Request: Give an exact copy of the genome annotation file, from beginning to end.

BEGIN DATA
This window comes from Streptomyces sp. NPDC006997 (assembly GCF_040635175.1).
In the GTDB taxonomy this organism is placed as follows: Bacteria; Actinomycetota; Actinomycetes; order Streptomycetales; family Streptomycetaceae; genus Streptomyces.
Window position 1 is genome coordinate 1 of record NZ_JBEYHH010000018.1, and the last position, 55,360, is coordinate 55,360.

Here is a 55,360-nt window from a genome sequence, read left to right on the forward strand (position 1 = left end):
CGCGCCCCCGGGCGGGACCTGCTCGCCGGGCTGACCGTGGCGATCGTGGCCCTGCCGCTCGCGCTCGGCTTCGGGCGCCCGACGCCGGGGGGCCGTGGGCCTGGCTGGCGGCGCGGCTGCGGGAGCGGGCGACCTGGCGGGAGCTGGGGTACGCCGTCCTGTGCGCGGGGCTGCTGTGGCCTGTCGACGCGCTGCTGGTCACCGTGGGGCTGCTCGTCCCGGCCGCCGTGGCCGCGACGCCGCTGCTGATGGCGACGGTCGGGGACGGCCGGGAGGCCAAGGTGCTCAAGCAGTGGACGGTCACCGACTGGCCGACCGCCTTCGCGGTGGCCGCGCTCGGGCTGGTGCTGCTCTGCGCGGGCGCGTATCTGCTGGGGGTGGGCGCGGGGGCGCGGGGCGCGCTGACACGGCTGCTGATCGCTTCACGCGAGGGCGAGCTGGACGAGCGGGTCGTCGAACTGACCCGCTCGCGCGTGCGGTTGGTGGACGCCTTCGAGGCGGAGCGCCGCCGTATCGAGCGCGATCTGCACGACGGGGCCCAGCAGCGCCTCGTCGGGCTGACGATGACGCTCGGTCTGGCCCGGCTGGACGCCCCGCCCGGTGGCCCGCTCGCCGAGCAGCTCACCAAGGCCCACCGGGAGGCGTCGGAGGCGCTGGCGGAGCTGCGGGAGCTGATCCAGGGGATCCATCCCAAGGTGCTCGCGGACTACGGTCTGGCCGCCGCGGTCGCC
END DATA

This window comes from Streptomyces sp. NPDC006997 (assembly GCF_040635175.1).
In the GTDB taxonomy this organism is placed as follows: Bacteria; Actinomycetota; Actinomycetes; order Streptomycetales; family Streptomycetaceae; genus Streptomyces.
Window position 1 is genome coordinate 1 of record NZ_JBEYHH010000018.1, and the last position, 55,360, is coordinate 55,360.

Here is a 55,360-nt window from a genome sequence, read left to right on the forward strand (position 1 = left end):
CGCGCCCCCGGGCGGGACCTGCTCGCCGGGCTGACCGTGGCGATCGTGGCCCTGCCGCTCGCGCTCGGCTTCGGGCGCCCGACGCCGGGGGGCCGTGGGCCTGGCTGGCGGCGCGGCTGCGGGAGCGGGCGACCTGGCGGGAGCTGGGGTACGCCGTCCTGTGCGCGGGGCTGCTGTGGCCTGTCGACGCGCTGCTGGTCACCGTGGGGCTGCTCGTCCCGGCCGCCGTGGCCGCGACGCCGCTGCTGATGGCGACGGTCGGGGACGGCCGGGAGGCCAAGGTGCTCAAGCAGTGGACGGTCACCGACTGGCCGACCGCCTTCGCGGTGGCCGCGCTCGGGCTGGTGCTGCTCTGCGCGGGCGCGTATCTGCTGGGGGTGGGCGCGGGGGCGCGGGGCGCGCTGACACGGCTGCTGATCGCTTCACGCGAGGGCGAGCTGGACGAGCGGGTCGTCGAACTGACCCGCTCGCGCGTGCGGTTGGTGGACGCCTTCGAGGCGGAGCGCCGCCGTATCGAGCGCGATCTGCACGACGGGGCCCAGCAGCGCCTCGTCGGGCTGACGATGACGCTCGGTCTGGCCCGGCTGGACGCCCCGCCCGGTGGCCCGCTCGCCGAGCAGCTCACCAAGGCCCACCGGGAGGCGTCGGAGGCGCTGGCGGAGCTGCGGGAGCTGATCCAGGGGATCCATCCCAAGGTGCTCGCGGACTACGGTCTGGCCGCCGCGGTCGCC